PCT Desert Day 5: Under the Bridge (feat. Angels)

Mile 63.70 to 79.68 — Today’s miles: 15.98 (plus 1.6 miles roundtrip on a side trail for water = 17.58 total miles walked)
I sleep like a rock down in that valley. My first night of solid sleep out here. I wake at 4:30ish and see the red light of Mark’s headlamp. Is he packing up already? Anxious to get to Julian, I guess. I sleep until 6 and dream that it snows all around us. The other three are still in their tents when I head out, 1.6 miles roundtrip down Chariot Canyon road for another liter of water. There’s only one other water source all day today, and it’s a two-mile roundtrip off the PCT, and I won’t want to do that in the heat of the day. But I second-guess my choice on my way down Chariot Canyon, because I see a lot of animal tracks, including some that might be mountain lion, and there are lots of places for a big cat to hide above me as I walk. I try to make myself look big, swing my poles around and talk out loud.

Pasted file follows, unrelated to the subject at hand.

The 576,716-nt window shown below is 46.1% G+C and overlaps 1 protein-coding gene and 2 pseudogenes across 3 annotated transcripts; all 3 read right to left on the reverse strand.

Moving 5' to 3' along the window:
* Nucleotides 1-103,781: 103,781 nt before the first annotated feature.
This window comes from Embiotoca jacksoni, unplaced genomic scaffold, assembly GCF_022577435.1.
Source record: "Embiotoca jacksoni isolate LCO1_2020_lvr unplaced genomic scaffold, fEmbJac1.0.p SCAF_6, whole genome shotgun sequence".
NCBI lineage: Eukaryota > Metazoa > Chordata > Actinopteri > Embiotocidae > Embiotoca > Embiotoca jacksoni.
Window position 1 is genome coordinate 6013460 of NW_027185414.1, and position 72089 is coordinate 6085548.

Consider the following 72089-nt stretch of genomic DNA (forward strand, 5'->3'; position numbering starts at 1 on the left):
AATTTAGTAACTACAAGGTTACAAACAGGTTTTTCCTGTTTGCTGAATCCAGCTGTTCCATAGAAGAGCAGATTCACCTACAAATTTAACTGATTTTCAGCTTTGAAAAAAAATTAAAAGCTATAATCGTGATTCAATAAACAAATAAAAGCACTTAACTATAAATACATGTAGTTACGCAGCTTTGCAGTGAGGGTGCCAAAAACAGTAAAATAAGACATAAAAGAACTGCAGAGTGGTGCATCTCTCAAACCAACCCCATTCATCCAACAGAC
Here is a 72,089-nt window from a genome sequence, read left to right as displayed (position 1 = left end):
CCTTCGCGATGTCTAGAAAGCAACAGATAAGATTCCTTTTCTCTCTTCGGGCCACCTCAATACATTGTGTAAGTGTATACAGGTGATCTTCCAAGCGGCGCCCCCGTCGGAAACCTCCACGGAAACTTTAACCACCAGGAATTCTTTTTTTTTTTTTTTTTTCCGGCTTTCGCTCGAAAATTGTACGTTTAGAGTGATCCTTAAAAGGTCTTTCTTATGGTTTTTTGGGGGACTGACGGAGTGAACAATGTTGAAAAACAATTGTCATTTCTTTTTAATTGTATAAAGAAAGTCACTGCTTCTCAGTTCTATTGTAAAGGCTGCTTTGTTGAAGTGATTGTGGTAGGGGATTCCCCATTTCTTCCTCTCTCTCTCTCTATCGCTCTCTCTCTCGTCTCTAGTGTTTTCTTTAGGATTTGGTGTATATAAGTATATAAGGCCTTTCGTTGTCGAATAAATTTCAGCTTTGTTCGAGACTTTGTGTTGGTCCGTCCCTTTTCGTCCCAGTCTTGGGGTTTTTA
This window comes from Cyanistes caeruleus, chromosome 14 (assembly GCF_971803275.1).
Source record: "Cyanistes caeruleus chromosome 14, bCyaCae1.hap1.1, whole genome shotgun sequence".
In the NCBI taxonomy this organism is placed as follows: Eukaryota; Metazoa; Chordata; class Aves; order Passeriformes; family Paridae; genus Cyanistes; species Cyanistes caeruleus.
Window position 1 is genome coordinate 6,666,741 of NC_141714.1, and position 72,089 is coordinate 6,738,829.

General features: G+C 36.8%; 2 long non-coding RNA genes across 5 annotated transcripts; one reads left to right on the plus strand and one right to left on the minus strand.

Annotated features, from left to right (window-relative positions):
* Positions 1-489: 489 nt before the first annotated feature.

The water source is just a trickle across the trail, and it doesn’t look that great, but I collect about a liter and head back to camp to filter it. Estefania goes off for water as I arrive, and I leave Numbers and Steve breaking down their tents. Time to hike for real now. I hike alone almost all of the time, and am beginning to enjoy it more each day. At first it felt strange without Cyn, almost uncomfortable (I don’t mean I was scared or anxious — more like it felt unfamiliar). But solo hiking, it turns out, is pleasurable in a different way. Though when it’s hot and I’m struggling, I want nothing more for her to be here to talk with or do Trail Movie with.

There’s a steepish uphill right way, on a rutted out old jeep road, but then the PCT turns left and it’s back to trail tread. I can see the trail for miles ahead almost all day — it travels along the edges of the mountains, so I can look across and see where I’ll be in half an hour or so. Sometimes I can see other hikers way across ahead of me. I’m hiking fast and steady this morning, enjoying the breeze, and when I reach the Rodriguez Spring Road, two hikers are there. One is standing at a water tank and asks me where the water is. I read in the water report that this tank is dry and you have to go a mile out to get to the other tank. Both hikers seem alarmed (or maybe just dismayed?) to hear this. A third hiker shows up and says he has only half a liter left. It is still about 9 miles to the next source at Scissors Crossing (mile 77), almost all unshaded hiking. I feel very, very good now about my water collection choices this morning, and hike on.